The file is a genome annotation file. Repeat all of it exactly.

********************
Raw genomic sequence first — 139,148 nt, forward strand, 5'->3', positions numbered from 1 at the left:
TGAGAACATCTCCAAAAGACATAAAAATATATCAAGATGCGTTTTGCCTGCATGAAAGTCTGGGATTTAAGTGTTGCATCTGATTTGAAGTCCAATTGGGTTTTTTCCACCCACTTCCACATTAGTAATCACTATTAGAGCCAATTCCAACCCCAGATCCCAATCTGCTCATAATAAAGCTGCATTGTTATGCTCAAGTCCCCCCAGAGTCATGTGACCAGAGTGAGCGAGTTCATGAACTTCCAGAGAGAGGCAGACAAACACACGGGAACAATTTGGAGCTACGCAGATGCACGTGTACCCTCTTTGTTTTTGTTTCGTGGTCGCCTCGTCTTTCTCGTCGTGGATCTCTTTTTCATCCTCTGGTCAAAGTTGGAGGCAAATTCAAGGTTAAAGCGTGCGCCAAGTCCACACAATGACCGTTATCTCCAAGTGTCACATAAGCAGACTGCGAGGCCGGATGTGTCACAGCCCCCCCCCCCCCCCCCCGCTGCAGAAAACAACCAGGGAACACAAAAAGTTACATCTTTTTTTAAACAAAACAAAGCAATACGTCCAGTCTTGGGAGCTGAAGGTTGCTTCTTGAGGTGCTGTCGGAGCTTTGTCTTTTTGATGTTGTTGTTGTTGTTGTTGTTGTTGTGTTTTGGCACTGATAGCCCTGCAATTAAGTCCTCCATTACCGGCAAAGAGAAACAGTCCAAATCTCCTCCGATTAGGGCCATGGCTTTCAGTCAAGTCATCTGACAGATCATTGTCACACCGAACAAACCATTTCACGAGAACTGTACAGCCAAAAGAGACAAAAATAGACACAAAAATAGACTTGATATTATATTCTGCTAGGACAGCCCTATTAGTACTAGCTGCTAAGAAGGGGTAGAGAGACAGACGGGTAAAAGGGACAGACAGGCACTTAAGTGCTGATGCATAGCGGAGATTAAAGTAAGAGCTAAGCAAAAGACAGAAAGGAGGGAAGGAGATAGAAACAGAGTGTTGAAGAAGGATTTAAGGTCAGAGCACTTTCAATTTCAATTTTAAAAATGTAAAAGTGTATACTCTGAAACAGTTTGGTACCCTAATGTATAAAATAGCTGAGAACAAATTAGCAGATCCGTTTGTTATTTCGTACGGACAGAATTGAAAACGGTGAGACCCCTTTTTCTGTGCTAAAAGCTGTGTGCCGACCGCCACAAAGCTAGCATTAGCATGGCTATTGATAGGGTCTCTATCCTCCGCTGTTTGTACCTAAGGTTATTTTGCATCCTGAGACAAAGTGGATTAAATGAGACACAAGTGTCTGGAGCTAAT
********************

Raw genomic sequence first — 139,148 nt, forward strand, 5'->3', positions numbered from 1 at the left:
TGAGAACATCTCCAAAAGACATAAAAATATATCAAGATGCGTTTTGCCTGCATGAAAGTCTGGGATTTAAGTGTTGCATCTGATTTGAAGTCCAATTGGGTTTTTTCCACCCACTTCCACATTAGTAATCACTATTAGAGCCAATTCCAACCCCAGATCCCAATCTGCTCATAATAAAGCTGCATTGTTATGCTCAAGTCCCCCCAGAGTCATGTGACCAGAGTGAGCGAGTTCATGAACTTCCAGAGAGAGGCAGACAAACACACGGGAACAATTTGGAGCTACGCAGATGCACGTGTACCCTCTTTGTTTTTGTTTCGTGGTCGCCTCGTCTTTCTCGTCGTGGATCTCTTTTTCATCCTCTGGTCAAAGTTGGAGGCAAATTCAAGGTTAAAGCGTGCGCCAAGTCCACACAATGACCGTTATCTCCAAGTGTCACATAAGCAGACTGCGAGGCCGGATGTGTCACAGCCCCCCCCCCCCCCCCCCGCTGCAGAAAACAACCAGGGAACACAAAAAGTTACATCTTTTTTTAAACAAAACAAAGCAATACGTCCAGTCTTGGGAGCTGAAGGTTGCTTCTTGAGGTGCTGTCGGAGCTTTGTCTTTTTGATGTTGTTGTTGTTGTTGTTGTTGTTGTGTTTTGGCACTGATAGCCCTGCAATTAAGTCCTCCATTACCGGCAAAGAGAAACAGTCCAAATCTCCTCCGATTAGGGCCATGGCTTTCAGTCAAGTCATCTGACAGATCATTGTCACACCGAACAAACCATTTCACGAGAACTGTACAGCCAAAAGAGACAAAAATAGACACAAAAATAGACTTGATATTATATTCTGCTAGGACAGCCCTATTAGTACTAGCTGCTAAGAAGGGGTAGAGAGACAGACGGGTAAAAGGGACAGACAGGCACTTAAGTGCTGATGCATAGCGGAGATTAAAGTAAGAGCTAAGCAAAAGACAGAAAGGAGGGAAGGAGATAGAAACAGAGTGTTGAAGAAGGATTTAAGGTCAGAGCACTTTCAATTTCAATTTTAAAAATGTAAAAGTGTATACTCTGAAACAGTTTGGTACCCTAATGTATAAAATAGCTGAGAACAAATTAGCAGATCCGTTTGTTATTTCGTACGGACAGAATTGAAAACGGTGAGACCCCTTTTTCTGTGCTAAAAGCTGTGTGCCGACCGCCACAAAGCTAGCATTAGCATGGCTATTGATAGGGTCTCTATCCTCCGCTGTTTGTACCTAAGGTTATTTTGCATCCTGAGACAAAGTGGATTAAATGAGACACAAGTGTCTGGAGCTAAT